Jerusalem rabbi arrested for slavery after women found

Jerusalem rabbi arrested for slavery after women found
An Israeli flag flutters at Mount of Olives with the Old City of Jerusalem and its al Aqsa Mosque (L) on January 9, 2020. (AFP)
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Updated 13 January 2020

Jerusalem rabbi arrested for slavery after women found

Jerusalem rabbi arrested for slavery after women found
  • The rabbi was detained on suspicion of running a “closed community” where women and children “worked under conditions of slavery”

JERUSALEM: A rabbi has been arrested in Jerusalem on suspicion of holding dozens of women and children in conditions of slavery, Israeli police said Monday.
The 60-year-old suspect was detained on suspicion of running a “closed community” where women and children “worked under conditions of slavery,” police said in a statement.
A two-month investigation was launched after officers received reports that the religious leader had for years committed “severe offenses” against those living at the residence, police said.
Some 50 women and a number of children under five were found when police raided the site, where victims were thought to have been isolated from the outside world.
A police video of the raid, in a central ultra-Orthodox neighborhood of Jerusalem, showed cramped living quarters with bunk beds as well as piles of cash.
“The suspect also punished the women in different ways and stole money from them,” police said.
Eight women accused of aiding the rabbi were also detained and are being held on suspicion of slavery.
The arrests come after ultra-Orthodox women launched a campaign in November urging those in their community to speak up about domestic abuse.
Ultra-Orthodox Jews make up around 10 percent of Israel’s population and live in close-knit communities often closed off from wider society.


Tunisia arrests over 600, deploys troops after riots

Tunisia arrests over 600, deploys troops after riots
Updated 1 min 53 sec ago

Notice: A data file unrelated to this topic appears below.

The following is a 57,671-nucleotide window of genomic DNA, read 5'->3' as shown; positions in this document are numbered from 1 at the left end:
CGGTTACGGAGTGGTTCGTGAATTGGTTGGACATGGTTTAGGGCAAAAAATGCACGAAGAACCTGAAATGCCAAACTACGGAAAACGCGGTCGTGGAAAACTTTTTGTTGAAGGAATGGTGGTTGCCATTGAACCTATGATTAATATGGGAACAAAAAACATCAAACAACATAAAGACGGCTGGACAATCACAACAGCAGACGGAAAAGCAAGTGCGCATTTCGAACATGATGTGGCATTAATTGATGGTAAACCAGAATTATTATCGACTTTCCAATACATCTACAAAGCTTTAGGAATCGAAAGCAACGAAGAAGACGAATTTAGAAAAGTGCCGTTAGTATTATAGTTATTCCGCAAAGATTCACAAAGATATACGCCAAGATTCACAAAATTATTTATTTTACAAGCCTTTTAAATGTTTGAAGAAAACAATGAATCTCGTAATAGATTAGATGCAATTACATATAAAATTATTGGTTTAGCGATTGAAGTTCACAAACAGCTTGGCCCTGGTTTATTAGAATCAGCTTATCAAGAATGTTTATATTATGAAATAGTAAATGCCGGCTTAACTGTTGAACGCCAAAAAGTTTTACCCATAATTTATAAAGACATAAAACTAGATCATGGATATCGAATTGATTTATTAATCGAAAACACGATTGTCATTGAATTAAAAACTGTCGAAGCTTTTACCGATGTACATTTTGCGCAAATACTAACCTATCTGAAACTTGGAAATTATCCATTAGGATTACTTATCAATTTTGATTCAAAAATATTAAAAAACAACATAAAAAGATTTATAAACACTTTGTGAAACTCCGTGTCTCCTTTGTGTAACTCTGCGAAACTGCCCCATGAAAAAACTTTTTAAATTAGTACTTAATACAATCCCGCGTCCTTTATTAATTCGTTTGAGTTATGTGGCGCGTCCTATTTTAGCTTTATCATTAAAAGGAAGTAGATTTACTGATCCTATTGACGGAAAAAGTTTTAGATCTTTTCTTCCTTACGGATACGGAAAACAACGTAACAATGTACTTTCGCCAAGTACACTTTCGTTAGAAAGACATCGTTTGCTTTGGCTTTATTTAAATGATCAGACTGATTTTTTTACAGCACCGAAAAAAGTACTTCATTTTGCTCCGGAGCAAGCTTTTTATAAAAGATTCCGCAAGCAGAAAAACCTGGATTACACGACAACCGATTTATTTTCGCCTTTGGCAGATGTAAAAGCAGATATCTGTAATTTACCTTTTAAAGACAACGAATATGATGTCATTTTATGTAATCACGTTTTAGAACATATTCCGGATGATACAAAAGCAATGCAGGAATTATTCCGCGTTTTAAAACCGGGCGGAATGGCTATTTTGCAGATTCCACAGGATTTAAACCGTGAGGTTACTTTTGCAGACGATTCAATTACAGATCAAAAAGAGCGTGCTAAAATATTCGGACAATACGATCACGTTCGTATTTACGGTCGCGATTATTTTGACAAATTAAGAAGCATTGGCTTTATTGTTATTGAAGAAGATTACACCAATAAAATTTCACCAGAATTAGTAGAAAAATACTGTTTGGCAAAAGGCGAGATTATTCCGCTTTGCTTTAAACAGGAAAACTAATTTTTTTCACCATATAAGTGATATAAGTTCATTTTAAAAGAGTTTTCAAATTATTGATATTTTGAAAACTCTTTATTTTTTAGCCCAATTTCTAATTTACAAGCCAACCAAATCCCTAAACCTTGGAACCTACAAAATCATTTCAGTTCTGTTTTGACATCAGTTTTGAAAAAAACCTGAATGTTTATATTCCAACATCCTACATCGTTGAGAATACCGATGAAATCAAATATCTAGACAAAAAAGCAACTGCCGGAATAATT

Tunisia arrests over 600, deploys troops after riots

Tunisia arrests over 600, deploys troops after riots
TUNIS: More than 600 people have been arrested and troops have been deployed after a third consecutive night of riots in several Tunisian cities, officials said Monday.
The unrest came after Tunisia imposed a nationwide lockdown to stem a rise in coronavirus infections on Thursday — the same day as it marked the 10th anniversary of dictator Zine El Abidine Ben Ali’s fall from power.
Interior ministry spokesman Khaled Hayouni said a total of 632 people were arrested, notably “groups of people between the ages of 15, 20 and 25 who burned tires and bins in order to block movements by the security forces.”
Defense ministry spokesman Mohamed Zikri meanwhile said the army has deployed reinforcements in several areas of the country.
Hayouni said that some of those arrested lobbed stones at police and clashed with security forces.
“This has nothing to do with protest movements that are guaranteed by the law and the constitution,” said Hayouni.
“Protests take place in broad daylight normally... without any criminal acts involved,” he added.
Hayouni said two policemen were wounded in the unrest.
It was not immediately clear if there were injuries among the youths and Hayouni did not say what charges those arrested faced.
The clashes took place in several cities across Tunisia, mostly in working-class neighborhoods, with the exact reasons for the disturbances not immediately known.
But it came as many Tunisians are increasingly angered by poor public services and a political class that has repeatedly proved unable to govern coherently a decade on from the 2011 revolution.
GDP shrank by nine percent last year, consumer prices have spiralled and one third of young people are unemployed.
The key tourism sector, already on its knees after a string of deadly jihadist attacks in 2015, has been dealt a devastating blow by the pandemic.
Tunisia has registered more than 177,000 coronavirus infections, including over 5,600 deaths since the pandemic erupted last year.
The four-day lockdown ended on Sunday night, but it was not immediately know if other restrictions would be imposed.


The army has deployed troops in Bizerte in the north, Sousse in the east and Kasserine and Siliana in central Tunisia, the defense ministry spokesman said.
Sousse, a coastal resort overlooking the Mediterranean, is a magnet for foreign holidaymaking that has been hit hard by the pandemic.
The health crisis and ensuing economic misery have pushed growing numbers of Tunisians to seek to leave the country.
On Sunday evening in Ettadhamen, a restive working-class neighborhood on the edge of the Tunisian capital, the mood was sombre.
“I don’t see any future here,” said Abdelmoneim, a waiter, as the unrest unfolded around him.
He blamed the violence on the country’s post-revolution political class and said the rioting youths were “bored adolescents” who reflected the “failure” of politicians.
Abdelmoneim said he was determined to take a boat across the Mediterranean to Europe “as soon as possible, and never come back to this miserable place.”
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